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|Title:||Black Genocides and the Visibility Paradox in Post-Holocaust African American and African Literature|
African American studies
|Publisher:||Princeton, NJ : Princeton University|
|Abstract:||When Trayvon Martin was murdered in 2012, claims of genocide against African Americans appeared sporadically in public discourse. By the time of Eric Garner’s killing in 2014, these scattered claims had become increasingly frequent; however, they were often dismissed as groundless by observers completely unaware of the long history of the term “genocide” in African American thought and activism. Since the appearance of the word genocide in 1944, African American communities have consistently used the term to describe the systemic violence leveled against them. And yet, the story of the intersections of blackness and the concept of genocide is an underexplored narrative. Black Genocides moves toward filling this gap by presenting a transnational literary history of the term genocide in writings about racialized violence against Black communities in the Post-Holocaust era. Black Genocides asks, “what does literature reveal about the history and function of the concept of genocide in ending violence toward Black populations?” To demonstrate the intersections of genocide and blackness in an international context and to connect populations that are not typically considered together, I examine the writings of African Americans in the Post-World War II United States, an Afro-European author in Nazi Germany, and genocide survivors and Western journalists/aid workers in Rwanda and Darfur during and after the 1994 Rwandan Genocide and the 2003 Darfur Genocide. In the project, I advance two central claims. First, I argue that the authors use the concept of genocide to re-conceptualize Black suffering and render the violence that precipitated it illegal under the 1948 United Nations Genocide Convention; in so doing, they transcend the boundaries of the term genocide by using it to account for and outlaw violence against a group that was typically excluded from its application. Next, I argue that the authors grapple with what I am calling the “visibility paradox” of blackness, which is the reality that within the realm of genocide, blackness is consistently rendered both hyper-visible and invisible. Through unraveling this paradox, the authors are able to produce expanded, revolutionized conceptions of genocide that include Black suffering in all of its specificity and detail.|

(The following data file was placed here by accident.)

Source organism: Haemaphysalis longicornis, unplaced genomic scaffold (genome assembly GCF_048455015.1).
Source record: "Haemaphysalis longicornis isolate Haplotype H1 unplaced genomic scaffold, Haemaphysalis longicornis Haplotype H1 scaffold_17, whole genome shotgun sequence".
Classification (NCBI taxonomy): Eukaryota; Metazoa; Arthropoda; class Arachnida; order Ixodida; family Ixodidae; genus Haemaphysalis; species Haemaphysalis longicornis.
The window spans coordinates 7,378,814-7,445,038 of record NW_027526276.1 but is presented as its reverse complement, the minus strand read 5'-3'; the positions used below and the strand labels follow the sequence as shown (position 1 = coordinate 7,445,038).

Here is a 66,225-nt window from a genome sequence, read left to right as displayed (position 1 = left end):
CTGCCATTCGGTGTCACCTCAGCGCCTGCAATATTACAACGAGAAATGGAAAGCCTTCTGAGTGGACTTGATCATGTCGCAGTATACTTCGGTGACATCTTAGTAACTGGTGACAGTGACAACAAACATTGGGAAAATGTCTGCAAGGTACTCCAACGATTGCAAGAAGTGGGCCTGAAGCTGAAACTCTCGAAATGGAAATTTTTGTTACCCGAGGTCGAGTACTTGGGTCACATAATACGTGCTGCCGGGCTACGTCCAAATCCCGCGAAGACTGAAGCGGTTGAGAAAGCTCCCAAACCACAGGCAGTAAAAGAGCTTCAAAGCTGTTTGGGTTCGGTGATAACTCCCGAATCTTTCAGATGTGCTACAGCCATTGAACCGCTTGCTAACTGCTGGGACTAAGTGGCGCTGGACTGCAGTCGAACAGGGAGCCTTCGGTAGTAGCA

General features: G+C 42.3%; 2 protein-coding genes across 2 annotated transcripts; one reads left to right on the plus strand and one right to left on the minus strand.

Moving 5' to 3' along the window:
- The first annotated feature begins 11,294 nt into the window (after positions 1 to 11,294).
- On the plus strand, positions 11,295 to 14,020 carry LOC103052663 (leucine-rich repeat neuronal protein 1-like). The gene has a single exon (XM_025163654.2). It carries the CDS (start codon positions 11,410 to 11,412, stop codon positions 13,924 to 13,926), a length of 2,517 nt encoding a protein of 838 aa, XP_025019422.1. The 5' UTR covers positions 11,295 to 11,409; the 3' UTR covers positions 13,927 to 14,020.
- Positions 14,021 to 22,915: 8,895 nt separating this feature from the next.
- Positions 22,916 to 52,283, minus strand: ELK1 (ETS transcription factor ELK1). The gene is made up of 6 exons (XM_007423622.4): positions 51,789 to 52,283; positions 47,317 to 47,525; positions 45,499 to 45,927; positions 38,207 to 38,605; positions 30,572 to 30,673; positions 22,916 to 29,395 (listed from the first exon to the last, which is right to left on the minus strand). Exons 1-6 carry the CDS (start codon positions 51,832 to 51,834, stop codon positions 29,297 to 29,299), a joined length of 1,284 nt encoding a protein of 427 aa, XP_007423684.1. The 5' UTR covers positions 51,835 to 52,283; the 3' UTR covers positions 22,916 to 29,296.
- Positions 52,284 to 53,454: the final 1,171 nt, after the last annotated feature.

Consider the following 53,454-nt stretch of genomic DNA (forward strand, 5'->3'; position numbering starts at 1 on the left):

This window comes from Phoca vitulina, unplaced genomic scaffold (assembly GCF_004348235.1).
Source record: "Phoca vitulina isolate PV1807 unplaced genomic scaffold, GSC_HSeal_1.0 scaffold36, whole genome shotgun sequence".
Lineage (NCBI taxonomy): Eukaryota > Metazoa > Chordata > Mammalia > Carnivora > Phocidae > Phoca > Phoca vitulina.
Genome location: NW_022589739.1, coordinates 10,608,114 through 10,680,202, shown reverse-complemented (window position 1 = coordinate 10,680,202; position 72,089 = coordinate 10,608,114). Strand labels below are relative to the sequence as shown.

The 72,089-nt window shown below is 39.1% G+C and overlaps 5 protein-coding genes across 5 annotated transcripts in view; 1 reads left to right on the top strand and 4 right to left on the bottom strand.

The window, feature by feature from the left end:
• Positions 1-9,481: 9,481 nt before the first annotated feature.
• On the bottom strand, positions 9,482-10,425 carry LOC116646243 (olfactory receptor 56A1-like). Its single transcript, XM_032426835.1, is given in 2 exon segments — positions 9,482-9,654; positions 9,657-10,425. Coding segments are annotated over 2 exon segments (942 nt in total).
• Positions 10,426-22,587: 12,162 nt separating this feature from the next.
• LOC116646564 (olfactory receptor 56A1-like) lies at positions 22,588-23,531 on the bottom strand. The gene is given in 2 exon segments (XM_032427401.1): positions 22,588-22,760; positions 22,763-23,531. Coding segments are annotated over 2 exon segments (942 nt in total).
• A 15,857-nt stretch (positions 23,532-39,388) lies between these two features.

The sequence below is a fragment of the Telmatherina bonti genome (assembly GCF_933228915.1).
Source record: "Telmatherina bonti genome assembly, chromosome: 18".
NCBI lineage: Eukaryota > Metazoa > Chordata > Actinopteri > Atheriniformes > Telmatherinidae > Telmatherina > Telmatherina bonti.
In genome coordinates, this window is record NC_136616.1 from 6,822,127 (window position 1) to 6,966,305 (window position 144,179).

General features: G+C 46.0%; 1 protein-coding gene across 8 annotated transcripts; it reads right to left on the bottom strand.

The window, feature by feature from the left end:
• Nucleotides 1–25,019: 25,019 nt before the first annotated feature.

|Alternate format:||The Mudd Manuscript Library retains one bound copy of each dissertation. Search for these copies in the library's main catalog: catalog.princeton.edu|
|Type of Material:||Academic dissertations (Ph.D.)|
|Appears in Collections:||English|
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